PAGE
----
How Overtime Works and How to Calculate Overtime
When your employees work longer hours than they are scheduled for, not paying them the appropriate amount for the extra work could force you into some Situs slot. Employees who are eligible for overtime pay and don’t receive it could take their case to court, which will not only cost you in legal fees but also put a serious dent in your company’s reputation. To avoid the hassle and hardship of an overtime pay lawsuit, it is important to understand exactly what overtime pay is, how it is calculated, and under what circumstances you need to offer it to your employees.
What is overtime pay, and how does it work?
Simply put, overtime is the additional time employees work outside of their normal hours. Overtime pay is the amount of money workers are entitled to for putting in that extra time. Employees should receive their overtime wages in the paycheck that follows the pay period in which they worked the overtime hours.
As noted by the United States Department of Labor, unless employees fall under exempt status, per the Fair Labor Standards Act, employees must be paid overtime wages for the time they work past 40 hours in a week. Employers can require their staff to work overtime but must pay them appropriately for it. If employees fail to work the required overtime, according to the FLSA, you can legally fire them. However, the laws vary state to state, so you should look up the standards for your state before taking any actions.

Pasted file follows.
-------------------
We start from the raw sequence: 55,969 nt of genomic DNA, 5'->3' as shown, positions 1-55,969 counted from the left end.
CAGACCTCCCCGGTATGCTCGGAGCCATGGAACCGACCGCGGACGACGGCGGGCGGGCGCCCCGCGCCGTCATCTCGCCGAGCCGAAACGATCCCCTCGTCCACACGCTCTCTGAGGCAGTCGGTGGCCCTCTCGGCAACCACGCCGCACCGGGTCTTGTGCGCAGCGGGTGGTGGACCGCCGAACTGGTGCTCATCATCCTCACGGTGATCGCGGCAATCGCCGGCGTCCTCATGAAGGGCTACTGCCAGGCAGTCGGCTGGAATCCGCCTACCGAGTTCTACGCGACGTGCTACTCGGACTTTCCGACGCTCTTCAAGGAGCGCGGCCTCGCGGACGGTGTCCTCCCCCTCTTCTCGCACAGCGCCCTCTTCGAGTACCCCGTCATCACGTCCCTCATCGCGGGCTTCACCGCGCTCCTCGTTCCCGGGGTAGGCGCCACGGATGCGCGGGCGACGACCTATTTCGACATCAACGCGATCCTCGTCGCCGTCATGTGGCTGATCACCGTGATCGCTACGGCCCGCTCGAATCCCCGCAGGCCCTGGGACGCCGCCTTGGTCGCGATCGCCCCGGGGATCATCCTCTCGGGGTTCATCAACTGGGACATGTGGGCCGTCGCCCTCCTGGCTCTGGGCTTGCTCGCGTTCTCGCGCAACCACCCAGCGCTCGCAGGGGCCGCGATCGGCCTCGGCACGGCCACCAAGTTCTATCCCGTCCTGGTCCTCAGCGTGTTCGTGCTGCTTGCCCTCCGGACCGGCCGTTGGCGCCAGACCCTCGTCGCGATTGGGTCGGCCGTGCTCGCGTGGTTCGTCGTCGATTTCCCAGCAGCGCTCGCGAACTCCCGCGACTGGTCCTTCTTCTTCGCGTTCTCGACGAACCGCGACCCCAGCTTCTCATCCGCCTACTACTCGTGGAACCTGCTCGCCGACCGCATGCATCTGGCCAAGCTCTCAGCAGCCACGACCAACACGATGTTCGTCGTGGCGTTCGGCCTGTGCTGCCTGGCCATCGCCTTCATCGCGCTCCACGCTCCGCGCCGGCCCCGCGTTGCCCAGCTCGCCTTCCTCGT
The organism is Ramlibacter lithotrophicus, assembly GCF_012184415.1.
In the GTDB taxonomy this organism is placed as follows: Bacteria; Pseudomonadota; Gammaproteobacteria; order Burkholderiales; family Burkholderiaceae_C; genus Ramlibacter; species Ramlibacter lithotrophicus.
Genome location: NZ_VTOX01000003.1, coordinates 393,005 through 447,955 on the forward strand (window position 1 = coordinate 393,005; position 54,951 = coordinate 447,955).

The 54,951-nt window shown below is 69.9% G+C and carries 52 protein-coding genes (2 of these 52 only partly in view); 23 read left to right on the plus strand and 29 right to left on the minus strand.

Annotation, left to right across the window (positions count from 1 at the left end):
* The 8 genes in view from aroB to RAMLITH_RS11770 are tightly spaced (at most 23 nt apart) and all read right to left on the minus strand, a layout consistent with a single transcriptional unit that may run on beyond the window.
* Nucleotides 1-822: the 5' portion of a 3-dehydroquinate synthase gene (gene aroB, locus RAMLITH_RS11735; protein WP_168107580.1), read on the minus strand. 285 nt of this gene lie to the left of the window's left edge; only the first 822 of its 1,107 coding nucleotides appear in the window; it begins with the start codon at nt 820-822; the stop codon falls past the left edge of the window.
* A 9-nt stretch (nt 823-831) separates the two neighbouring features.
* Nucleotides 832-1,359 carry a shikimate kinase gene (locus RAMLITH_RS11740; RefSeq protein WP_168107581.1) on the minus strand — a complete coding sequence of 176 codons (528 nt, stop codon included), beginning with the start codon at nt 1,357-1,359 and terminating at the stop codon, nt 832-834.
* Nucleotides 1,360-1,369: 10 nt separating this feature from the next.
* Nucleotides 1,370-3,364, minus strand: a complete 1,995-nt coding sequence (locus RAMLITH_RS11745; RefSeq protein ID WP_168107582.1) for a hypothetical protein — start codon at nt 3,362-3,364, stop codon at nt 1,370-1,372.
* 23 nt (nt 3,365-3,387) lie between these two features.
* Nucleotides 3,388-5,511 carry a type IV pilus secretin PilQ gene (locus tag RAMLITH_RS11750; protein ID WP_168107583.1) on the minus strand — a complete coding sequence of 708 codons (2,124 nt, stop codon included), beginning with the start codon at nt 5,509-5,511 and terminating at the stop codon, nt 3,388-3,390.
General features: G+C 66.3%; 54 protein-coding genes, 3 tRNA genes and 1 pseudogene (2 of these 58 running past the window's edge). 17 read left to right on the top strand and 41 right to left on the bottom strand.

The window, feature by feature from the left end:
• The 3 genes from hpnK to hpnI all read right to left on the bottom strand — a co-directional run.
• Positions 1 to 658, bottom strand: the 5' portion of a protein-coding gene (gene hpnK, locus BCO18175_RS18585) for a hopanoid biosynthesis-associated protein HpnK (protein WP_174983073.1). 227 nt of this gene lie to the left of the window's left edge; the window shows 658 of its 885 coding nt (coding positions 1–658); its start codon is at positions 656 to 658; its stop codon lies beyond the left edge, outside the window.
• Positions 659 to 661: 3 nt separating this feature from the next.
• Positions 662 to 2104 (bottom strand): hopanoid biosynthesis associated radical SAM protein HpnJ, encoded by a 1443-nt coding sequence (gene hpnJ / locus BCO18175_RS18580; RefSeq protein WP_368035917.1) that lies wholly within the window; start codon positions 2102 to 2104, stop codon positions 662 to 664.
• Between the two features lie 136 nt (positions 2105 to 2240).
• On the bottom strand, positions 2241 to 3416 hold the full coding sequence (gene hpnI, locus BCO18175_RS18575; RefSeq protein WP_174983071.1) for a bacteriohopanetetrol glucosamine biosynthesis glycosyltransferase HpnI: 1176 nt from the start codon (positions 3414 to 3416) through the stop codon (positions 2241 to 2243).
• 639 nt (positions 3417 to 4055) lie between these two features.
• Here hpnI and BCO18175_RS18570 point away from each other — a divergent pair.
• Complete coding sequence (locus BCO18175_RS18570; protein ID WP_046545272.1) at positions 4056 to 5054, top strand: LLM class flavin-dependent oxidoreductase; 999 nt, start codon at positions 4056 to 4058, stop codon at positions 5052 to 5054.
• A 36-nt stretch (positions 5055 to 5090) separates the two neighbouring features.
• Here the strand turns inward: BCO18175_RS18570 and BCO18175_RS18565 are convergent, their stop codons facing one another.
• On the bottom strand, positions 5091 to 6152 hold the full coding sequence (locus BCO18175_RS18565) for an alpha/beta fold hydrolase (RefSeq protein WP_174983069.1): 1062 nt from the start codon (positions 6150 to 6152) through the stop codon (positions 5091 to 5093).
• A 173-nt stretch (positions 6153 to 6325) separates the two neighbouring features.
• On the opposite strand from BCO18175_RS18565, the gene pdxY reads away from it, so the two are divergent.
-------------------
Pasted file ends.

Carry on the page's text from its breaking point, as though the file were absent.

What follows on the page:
“Before launching a business plan, small business owners should become very familiar with the local, state and/or federal overtime pay rules,” said Tiffany Cruz, assistant general counsel and HR consultant for Engage PEO. She pointed to the following differences in how states handle overtime pay as examples.
In New York, nonexempt employees must be paid 1.5 times their regular rate of pay for all time they work in excess of 40 hours in one workweek, unless the employee is engaged in farm or domestic services.
In contrast to federal law, California generally requires daily and weekly overtime pay for nonexempt employees unless an exception applies. California employers must pay nonexempt employees 1.5 times their regular rate for all time worked over eight hours (up to and including 12 hours) in any workday and for the first eight hours worked on the seventh consecutive day of work in one workweek, and two times their regular pay rate for all hours worked in excess of 12 in a workday and in excess of eight hours on the seventh day of work in one workweek.